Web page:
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University Physics for the Life Sciences: Calculus-based introductory physics re-imagined

Simon Mochrie, Department of Physics, Department of Applied Physics, Yale University

A calculus-based introductory-physics-for-the-life-science (IPLS) sequence, that has been taught for the last four years, will be described.  This course re-imagines the IPLS syllabus and focuses on a number of biologically and medically relevant topics that are meaningful to its intended audience.  Specifically, (1)  I will share the goals of the course, sketch the syllabus and the rationale for the syllabus; (2) I will describe the course demographics and the context of this course; (3) I will share student feedback about the course; (4) I will elaborate on the syllabus and briefly present selected topics, emphasizing how mathematical/computational aspects are managed, many of which, in a traditional physics sequence, would be delayed until after mathematical re-requisites. (5) Finally, I will share our plans for the future, as we move from a lecture style to a more flipped/TEAL classroom, and describe some of the challenges of designing and teaching this class.

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Research on a Laboratory Curriculum for NEXUS/Physics

Kimberly A. Moore, University of Maryland, College Park (UMd PERG)
Co-authors: John Giannini, University of Maryland, College Park, Biophysics Program Wolfgang Losert, University of Maryland, College Park, Biophysics Program

In 2012-2013, the UMd PERG and Biophysics Program implemented a new laboratory curriculum for its introductory physics for biologists course in a pair of small test classes (and in large-enrollment classes for 2013-2014).  These labs address physical issues at biological scales using microscopy, image and video analysis, electrophoresis, and spectroscopy in an open, non-protocol-driven environment.  We have collected a wealth of data (surveys, video analysis, etc.) that enables us to get a sense of the students' responses to this new approach, with a focus on: 1) the ways in which students see these labs as engaging the biology/chemistry concepts; and, 2) the student reaction and adaptation to the combination of "open-ended" labs with complex, technical equipment.  In this poster, we will give a brief overview of what we have learned.  (This work is part of the UMd PERG NEXUS/Physics and is supported by funding from HHMI and the NSF.)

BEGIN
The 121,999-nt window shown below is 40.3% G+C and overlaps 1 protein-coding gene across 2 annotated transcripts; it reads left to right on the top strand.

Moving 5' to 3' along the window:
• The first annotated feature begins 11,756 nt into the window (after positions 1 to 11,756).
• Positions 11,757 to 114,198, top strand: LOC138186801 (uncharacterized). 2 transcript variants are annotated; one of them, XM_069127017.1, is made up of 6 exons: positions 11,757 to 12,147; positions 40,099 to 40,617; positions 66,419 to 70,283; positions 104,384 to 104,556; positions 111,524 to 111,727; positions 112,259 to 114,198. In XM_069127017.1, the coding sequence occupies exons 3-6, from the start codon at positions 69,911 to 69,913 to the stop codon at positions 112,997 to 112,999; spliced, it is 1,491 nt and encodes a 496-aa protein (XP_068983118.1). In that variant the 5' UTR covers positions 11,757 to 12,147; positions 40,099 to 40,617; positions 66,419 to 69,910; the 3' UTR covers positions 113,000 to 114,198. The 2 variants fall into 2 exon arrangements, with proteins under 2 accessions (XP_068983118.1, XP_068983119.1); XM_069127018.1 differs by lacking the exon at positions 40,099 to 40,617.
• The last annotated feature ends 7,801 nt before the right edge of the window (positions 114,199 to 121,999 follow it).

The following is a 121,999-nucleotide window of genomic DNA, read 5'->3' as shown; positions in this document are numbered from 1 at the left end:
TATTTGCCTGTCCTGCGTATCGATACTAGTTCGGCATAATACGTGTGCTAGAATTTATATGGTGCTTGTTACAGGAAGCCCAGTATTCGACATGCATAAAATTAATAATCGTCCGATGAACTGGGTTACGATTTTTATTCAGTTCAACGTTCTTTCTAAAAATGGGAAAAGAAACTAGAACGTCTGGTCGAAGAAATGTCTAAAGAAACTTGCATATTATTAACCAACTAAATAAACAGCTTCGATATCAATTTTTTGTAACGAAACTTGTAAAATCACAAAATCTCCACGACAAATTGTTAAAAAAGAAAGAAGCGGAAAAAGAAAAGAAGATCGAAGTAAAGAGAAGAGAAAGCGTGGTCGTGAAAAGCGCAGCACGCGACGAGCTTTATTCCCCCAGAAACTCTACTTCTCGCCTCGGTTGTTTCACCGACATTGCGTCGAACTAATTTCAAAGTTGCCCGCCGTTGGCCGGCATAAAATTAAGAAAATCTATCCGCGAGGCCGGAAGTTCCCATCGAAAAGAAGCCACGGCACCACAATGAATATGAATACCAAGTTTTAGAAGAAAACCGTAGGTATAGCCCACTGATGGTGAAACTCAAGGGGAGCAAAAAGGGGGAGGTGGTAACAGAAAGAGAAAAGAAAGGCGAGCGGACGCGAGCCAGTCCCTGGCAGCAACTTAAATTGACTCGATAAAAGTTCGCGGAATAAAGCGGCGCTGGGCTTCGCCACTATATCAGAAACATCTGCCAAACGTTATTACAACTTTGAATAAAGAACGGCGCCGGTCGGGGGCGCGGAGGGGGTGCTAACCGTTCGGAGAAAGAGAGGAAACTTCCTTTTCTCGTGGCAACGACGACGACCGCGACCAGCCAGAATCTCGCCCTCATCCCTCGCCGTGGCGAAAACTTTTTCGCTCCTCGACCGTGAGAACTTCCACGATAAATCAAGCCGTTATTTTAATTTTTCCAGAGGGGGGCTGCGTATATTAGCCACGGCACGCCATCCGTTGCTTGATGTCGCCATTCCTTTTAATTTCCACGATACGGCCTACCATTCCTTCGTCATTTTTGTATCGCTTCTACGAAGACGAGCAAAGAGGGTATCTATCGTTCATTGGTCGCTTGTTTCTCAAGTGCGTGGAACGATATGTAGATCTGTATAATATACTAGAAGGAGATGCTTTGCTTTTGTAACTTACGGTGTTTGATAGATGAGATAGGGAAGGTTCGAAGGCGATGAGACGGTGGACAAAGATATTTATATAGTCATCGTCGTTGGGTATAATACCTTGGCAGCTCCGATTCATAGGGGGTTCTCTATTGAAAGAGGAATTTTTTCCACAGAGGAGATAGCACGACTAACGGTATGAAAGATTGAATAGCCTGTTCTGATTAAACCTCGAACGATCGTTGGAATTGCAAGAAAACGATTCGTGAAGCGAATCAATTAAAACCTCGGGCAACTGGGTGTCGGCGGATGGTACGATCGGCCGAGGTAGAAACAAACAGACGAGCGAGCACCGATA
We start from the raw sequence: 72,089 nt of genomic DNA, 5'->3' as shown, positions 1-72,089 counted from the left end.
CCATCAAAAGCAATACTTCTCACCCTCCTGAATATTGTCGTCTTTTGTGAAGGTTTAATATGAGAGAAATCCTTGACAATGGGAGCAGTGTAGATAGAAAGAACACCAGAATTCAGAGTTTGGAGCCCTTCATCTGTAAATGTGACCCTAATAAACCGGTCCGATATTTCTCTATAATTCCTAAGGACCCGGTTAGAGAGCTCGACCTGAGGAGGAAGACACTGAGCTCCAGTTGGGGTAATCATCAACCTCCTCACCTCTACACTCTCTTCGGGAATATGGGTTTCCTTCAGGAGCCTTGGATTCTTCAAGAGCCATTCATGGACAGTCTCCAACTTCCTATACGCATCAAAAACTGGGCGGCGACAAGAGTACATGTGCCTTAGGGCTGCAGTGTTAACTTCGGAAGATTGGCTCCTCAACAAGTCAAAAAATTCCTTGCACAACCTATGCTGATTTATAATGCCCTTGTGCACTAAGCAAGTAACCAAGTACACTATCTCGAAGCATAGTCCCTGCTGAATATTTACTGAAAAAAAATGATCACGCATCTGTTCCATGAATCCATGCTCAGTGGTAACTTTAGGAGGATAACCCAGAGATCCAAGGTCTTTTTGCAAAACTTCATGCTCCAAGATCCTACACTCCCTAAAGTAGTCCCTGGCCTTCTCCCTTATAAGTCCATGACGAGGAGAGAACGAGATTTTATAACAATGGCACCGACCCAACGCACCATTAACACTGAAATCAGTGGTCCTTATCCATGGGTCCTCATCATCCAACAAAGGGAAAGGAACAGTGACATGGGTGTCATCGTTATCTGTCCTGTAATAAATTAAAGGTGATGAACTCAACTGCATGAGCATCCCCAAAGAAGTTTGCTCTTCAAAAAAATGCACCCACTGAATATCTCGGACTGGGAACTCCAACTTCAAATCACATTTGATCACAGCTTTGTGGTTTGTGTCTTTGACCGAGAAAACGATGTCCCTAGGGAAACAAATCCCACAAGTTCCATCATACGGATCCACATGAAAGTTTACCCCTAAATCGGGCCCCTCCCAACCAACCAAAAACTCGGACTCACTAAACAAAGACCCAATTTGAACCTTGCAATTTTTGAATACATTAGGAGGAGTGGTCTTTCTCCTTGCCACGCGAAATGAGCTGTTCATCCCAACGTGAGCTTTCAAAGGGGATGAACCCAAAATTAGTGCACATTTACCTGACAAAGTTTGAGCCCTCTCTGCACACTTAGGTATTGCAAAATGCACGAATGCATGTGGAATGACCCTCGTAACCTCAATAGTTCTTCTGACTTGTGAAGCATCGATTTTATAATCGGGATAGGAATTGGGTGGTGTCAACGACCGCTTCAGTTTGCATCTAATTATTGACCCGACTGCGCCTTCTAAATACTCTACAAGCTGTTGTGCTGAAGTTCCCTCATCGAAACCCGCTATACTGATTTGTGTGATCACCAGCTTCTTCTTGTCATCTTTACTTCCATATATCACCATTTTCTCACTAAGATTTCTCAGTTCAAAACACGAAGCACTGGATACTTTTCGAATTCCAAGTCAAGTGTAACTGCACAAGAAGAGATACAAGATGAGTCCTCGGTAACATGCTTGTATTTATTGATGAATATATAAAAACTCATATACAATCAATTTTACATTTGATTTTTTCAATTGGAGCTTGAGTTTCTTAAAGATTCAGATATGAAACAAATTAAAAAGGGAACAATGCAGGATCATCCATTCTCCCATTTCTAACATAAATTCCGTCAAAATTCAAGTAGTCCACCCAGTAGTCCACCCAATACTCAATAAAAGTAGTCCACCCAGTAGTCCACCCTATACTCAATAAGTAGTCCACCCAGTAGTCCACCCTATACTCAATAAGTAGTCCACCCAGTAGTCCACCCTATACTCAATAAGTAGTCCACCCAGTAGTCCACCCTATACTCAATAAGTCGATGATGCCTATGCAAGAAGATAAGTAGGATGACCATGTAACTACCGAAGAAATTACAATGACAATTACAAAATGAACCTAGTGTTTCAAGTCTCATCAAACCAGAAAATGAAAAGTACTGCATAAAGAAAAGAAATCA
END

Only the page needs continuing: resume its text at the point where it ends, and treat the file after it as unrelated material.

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Biophysics in the Undergraduate Curriculum

Pete Nelson, Benedictine University